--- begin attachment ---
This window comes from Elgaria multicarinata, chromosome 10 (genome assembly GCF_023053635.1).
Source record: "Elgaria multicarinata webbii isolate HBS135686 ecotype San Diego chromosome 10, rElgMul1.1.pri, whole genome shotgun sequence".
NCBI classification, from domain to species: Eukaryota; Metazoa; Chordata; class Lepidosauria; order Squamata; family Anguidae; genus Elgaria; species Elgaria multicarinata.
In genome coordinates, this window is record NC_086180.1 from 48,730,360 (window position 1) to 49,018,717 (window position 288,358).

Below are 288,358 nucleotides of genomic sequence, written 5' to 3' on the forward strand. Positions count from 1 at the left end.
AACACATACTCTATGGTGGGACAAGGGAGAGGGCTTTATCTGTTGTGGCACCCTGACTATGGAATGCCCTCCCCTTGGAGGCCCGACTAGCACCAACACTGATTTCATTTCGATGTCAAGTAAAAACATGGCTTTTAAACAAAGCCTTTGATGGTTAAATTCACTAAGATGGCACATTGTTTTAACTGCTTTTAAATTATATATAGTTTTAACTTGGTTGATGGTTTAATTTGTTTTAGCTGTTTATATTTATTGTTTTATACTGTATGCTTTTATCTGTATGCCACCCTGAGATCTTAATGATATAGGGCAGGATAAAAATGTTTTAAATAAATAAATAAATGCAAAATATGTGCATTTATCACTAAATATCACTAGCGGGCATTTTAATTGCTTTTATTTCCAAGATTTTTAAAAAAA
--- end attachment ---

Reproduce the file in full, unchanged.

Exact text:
This window comes from Elgaria multicarinata, chromosome 10 (genome assembly GCF_023053635.1).
Source record: "Elgaria multicarinata webbii isolate HBS135686 ecotype San Diego chromosome 10, rElgMul1.1.pri, whole genome shotgun sequence".
NCBI classification, from domain to species: Eukaryota; Metazoa; Chordata; class Lepidosauria; order Squamata; family Anguidae; genus Elgaria; species Elgaria multicarinata.
In genome coordinates, this window is record NC_086180.1 from 48,730,360 (window position 1) to 49,018,717 (window position 288,358).

Below are 288,358 nucleotides of genomic sequence, written 5' to 3' on the forward strand. Positions count from 1 at the left end.
AACACATACTCTATGGTGGGACAAGGGAGAGGGCTTTATCTGTTGTGGCACCCTGACTATGGAATGCCCTCCCCTTGGAGGCCCGACTAGCACCAACACTGATTTCATTTCGATGTCAAGTAAAAACATGGCTTTTAAACAAAGCCTTTGATGGTTAAATTCACTAAGATGGCACATTGTTTTAACTGCTTTTAAATTATATATAGTTTTAACTTGGTTGATGGTTTAATTTGTTTTAGCTGTTTATATTTATTGTTTTATACTGTATGCTTTTATCTGTATGCCACCCTGAGATCTTAATGATATAGGGCAGGATAAAAATGTTTTAAATAAATAAATAAATGCAAAATATGTGCATTTATCACTAAATATCACTAGCGGGCATTTTAATTGCTTTTATTTCCAAGATTTTTAAAAAAA